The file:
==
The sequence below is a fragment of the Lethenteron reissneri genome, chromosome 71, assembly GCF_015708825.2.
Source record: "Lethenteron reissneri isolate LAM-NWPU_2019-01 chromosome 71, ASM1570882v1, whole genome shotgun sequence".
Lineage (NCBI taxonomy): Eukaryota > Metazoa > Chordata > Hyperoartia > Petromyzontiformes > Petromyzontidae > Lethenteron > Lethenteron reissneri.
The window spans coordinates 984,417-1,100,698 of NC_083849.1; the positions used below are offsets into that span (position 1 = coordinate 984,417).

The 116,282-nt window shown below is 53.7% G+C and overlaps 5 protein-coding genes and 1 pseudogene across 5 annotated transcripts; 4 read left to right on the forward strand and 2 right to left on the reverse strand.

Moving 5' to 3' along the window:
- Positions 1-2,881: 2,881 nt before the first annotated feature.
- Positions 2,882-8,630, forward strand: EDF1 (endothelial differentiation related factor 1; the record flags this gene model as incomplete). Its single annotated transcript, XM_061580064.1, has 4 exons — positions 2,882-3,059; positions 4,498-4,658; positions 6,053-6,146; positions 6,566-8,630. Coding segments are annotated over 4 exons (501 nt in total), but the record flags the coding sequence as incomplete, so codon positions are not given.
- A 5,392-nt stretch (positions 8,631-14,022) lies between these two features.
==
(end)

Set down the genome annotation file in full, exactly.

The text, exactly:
The sequence below is a fragment of the Lethenteron reissneri genome, chromosome 71, assembly GCF_015708825.2.
Source record: "Lethenteron reissneri isolate LAM-NWPU_2019-01 chromosome 71, ASM1570882v1, whole genome shotgun sequence".
Lineage (NCBI taxonomy): Eukaryota > Metazoa > Chordata > Hyperoartia > Petromyzontiformes > Petromyzontidae > Lethenteron > Lethenteron reissneri.
The window spans coordinates 984,417-1,100,698 of NC_083849.1; the positions used below are offsets into that span (position 1 = coordinate 984,417).

The 116,282-nt window shown below is 53.7% G+C and overlaps 5 protein-coding genes and 1 pseudogene across 5 annotated transcripts; 4 read left to right on the forward strand and 2 right to left on the reverse strand.

Moving 5' to 3' along the window:
- Positions 1-2,881: 2,881 nt before the first annotated feature.
- Positions 2,882-8,630, forward strand: EDF1 (endothelial differentiation related factor 1; the record flags this gene model as incomplete). Its single annotated transcript, XM_061580064.1, has 4 exons — positions 2,882-3,059; positions 4,498-4,658; positions 6,053-6,146; positions 6,566-8,630. Coding segments are annotated over 4 exons (501 nt in total), but the record flags the coding sequence as incomplete, so codon positions are not given.
- A 5,392-nt stretch (positions 8,631-14,022) lies between these two features.